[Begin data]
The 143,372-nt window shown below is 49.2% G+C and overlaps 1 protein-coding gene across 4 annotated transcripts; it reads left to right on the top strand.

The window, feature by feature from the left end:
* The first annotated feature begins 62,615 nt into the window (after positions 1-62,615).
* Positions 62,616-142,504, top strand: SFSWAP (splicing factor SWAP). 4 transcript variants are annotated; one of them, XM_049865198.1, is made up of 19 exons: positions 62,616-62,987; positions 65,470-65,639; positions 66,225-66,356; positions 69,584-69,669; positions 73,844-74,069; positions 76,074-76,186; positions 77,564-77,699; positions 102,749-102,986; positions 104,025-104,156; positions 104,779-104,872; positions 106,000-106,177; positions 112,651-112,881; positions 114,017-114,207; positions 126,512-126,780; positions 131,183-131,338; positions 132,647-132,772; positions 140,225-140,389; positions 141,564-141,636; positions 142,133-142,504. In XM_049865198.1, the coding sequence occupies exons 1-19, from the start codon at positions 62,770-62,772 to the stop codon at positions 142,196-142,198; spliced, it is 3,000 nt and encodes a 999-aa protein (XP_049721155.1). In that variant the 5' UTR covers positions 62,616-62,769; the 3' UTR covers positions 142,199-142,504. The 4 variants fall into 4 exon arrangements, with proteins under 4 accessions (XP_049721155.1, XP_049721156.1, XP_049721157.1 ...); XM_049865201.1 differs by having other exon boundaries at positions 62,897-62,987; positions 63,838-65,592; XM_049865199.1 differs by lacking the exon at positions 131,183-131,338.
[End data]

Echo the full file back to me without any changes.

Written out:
The 143,372-nt window shown below is 49.2% G+C and overlaps 1 protein-coding gene across 4 annotated transcripts; it reads left to right on the top strand.

The window, feature by feature from the left end:
* The first annotated feature begins 62,615 nt into the window (after positions 1-62,615).
* Positions 62,616-142,504, top strand: SFSWAP (splicing factor SWAP). 4 transcript variants are annotated; one of them, XM_049865198.1, is made up of 19 exons: positions 62,616-62,987; positions 65,470-65,639; positions 66,225-66,356; positions 69,584-69,669; positions 73,844-74,069; positions 76,074-76,186; positions 77,564-77,699; positions 102,749-102,986; positions 104,025-104,156; positions 104,779-104,872; positions 106,000-106,177; positions 112,651-112,881; positions 114,017-114,207; positions 126,512-126,780; positions 131,183-131,338; positions 132,647-132,772; positions 140,225-140,389; positions 141,564-141,636; positions 142,133-142,504. In XM_049865198.1, the coding sequence occupies exons 1-19, from the start codon at positions 62,770-62,772 to the stop codon at positions 142,196-142,198; spliced, it is 3,000 nt and encodes a 999-aa protein (XP_049721155.1). In that variant the 5' UTR covers positions 62,616-62,769; the 3' UTR covers positions 142,199-142,504. The 4 variants fall into 4 exon arrangements, with proteins under 4 accessions (XP_049721155.1, XP_049721156.1, XP_049721157.1 ...); XM_049865201.1 differs by having other exon boundaries at positions 62,897-62,987; positions 63,838-65,592; XM_049865199.1 differs by lacking the exon at positions 131,183-131,338.